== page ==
FIG. 1 is a schematic elevational view depicting an illustrative electrophotographic printing machine incorporating the apparatus of the present invention therein;
FIG. 2 is an elevational view showing the blade and actuation mechanism used in the FIG. 1 printing machine to press the copy sheet against the developed image in the transfer station; and
FIG. 3 is a plan view illustrating the FIG. 2 blade and actuation mechanism.
While the present invention will hereinafter be described in connection with a preferred embodiment and method of use, it will be understood that it is not intended to limit the invention to that embodiment or method of use. On the contrary, it is intended to cover all alternatives, modifications, and equivalents, as may be included within the spirit and scope of the invention as defined by the appended claims.
For a general understanding of the features of the present invention, reference is made to the drawings. In the drawings, like reference numerals have been used throughout to identify identical elements. FIG. 1 schematically depicts an electrophotographic printing machine incorporating the features of the present invention therein. It will become evident from the following discussion that the apparatus of the present invention may be employed in a wide variety of electrostatographic printing machines and is not specifically limited in its application to the particular embodiment or method of use described herein.
Referring now to FIG. 1 of the drawings, the electrophotographic printing machine employs a photoconductive belt 10. Preferably, the photoconductive belt 10 is made from a photoconductive material coated on a ground layer, which, in turn, is coated on an anti-curl backing layer. The photoconductive material is made from a transport layer coated on a generator layer. The transport layer transports positive charges from the generator layer. The interface layer is coated on the ground layer. The transport layer contains small molecules of di-m-tolydiphenylbiphenyldiamine dispersed in a polycarbonate. The generation layer is made from trigonal selenium. The grounding layer is made from a titanium coated Mylar. The ground layer is very thin and allows light to pass therethrough. Other suitable photoconductive materials, ground layers, and anti-curl backing layers may also be employed. Belt 10 moves in the direction of arrow 12 to advance successive portions of the photoconductive surface sequentially through the various processing stations disposed about the path of movement thereof. Belt 10 is entrained about stripping roller 14, tensioning roller 16, rollers 18, and drive roller 20. Stripping roller 14 and rollers 18 are mounted rotatably so as to rotate with belt 10. Tensioning roller 16 is resiliently urged against belt 10 to maintain belt 10 under the desired tension. Drive roller 20 is rotated by a motor coupled thereto by suitable means such as a belt drive. As roller 20 rotates, it advances belt 10 in the direction of arrow 12.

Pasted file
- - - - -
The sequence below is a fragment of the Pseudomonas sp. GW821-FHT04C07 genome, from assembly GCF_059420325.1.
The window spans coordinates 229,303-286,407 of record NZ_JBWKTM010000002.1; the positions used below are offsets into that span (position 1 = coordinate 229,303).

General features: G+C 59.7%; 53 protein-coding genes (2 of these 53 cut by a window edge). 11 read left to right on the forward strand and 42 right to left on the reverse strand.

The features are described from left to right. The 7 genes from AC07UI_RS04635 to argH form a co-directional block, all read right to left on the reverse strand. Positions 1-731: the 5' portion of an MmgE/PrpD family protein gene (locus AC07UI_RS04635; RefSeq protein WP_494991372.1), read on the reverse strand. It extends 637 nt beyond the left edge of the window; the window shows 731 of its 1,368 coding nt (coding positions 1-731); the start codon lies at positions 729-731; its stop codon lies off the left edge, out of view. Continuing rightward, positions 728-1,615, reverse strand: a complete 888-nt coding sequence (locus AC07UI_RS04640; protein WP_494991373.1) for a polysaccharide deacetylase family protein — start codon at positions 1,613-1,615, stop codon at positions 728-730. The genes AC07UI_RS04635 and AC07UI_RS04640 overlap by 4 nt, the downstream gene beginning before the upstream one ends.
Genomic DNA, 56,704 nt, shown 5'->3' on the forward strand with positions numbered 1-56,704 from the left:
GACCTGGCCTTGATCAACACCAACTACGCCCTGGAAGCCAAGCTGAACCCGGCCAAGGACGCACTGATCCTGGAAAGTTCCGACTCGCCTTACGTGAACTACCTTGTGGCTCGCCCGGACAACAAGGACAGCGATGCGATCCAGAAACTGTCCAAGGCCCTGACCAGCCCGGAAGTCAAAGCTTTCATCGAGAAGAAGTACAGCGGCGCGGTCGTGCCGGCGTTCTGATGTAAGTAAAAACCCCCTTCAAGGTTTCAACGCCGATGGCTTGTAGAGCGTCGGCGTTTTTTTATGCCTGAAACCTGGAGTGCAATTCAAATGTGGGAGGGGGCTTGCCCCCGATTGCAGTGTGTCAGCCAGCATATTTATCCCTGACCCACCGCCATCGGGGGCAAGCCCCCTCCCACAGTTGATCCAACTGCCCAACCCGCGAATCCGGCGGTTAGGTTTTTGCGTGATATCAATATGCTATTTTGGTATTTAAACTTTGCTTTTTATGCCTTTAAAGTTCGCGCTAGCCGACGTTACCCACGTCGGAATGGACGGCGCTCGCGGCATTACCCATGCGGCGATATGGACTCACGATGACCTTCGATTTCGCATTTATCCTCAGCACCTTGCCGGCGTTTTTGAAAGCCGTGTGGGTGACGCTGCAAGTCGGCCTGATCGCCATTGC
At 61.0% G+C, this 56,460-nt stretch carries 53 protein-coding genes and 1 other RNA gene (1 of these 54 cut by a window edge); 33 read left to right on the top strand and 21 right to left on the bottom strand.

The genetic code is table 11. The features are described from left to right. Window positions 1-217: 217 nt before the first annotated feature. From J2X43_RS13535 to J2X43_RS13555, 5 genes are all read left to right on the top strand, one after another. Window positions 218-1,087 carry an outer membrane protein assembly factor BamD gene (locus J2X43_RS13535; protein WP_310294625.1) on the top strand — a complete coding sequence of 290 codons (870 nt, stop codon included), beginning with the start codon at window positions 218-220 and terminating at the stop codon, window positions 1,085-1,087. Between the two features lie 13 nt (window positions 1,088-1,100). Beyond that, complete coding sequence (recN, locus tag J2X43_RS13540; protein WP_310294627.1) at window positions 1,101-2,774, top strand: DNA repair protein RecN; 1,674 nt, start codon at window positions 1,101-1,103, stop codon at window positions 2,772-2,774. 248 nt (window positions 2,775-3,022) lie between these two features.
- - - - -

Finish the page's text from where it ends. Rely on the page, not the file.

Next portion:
Initially, a portion of photoconductive belt 10 passes through charging station A. At charging station A, two corona generating devices, indicated generally by the reference numerals 22 and 24 charge photoconductive belt 10 to a relatively high, substantially uniform potential. Corona generating device 22 places all of the required charge on photoconductive belt 10. Corona generating device 24 acts as a leveling device, and fills in any areas missed by corona generating device 22.
Next, the charged portion of photoconductive belt 10 is advanced through imaging station B. At imaging station B, a document handling unit, indicated generally by the reference numeral 26, is positioned over platen 28 of the printing machine. Document handling unit 26 sequentially feeds documents from a stack of documents placed by the operator in the document stacking and holding tray. The original documents to be copied are loaded face up into the document tray on top of the document handling unit. A document feeder, located below the tray, feeds the bottom document in the stack to rollers. The rollers advance the document onto platen 28. When the original document is properly positioned on platen 28, a belt transport is lowered onto the platen with the original document being interposed between the platen and the belt transport. After imaging, the original document is returned to the document tray from platen 28 by either of two paths. If a simplex copy is being made or if this is the first pass of a duplex copy, the original document is returned to the document tray via the simplex path. If this is the inversion pass of a duplex copy, then the original document is returned to the document tray through the duplex path. Imaging of a document is achieved by two Xenon flash lamps 30 mounted in the optics cavity which illuminate the document on platen 28. Light rays reflected from the document are transmitted through lens 32. Lens 32 focuses the light image of the original document onto the charged portion of the photoconductive surface of belt 10 to selectively dissipate the charge thereon. This records an electrostatic latent image on photoconductive belt 10 which corresponds to the informational areas contained within the original document. Thereafter, photoconductive belt 10 advances the electrostatic latent image recorded thereon to development station C.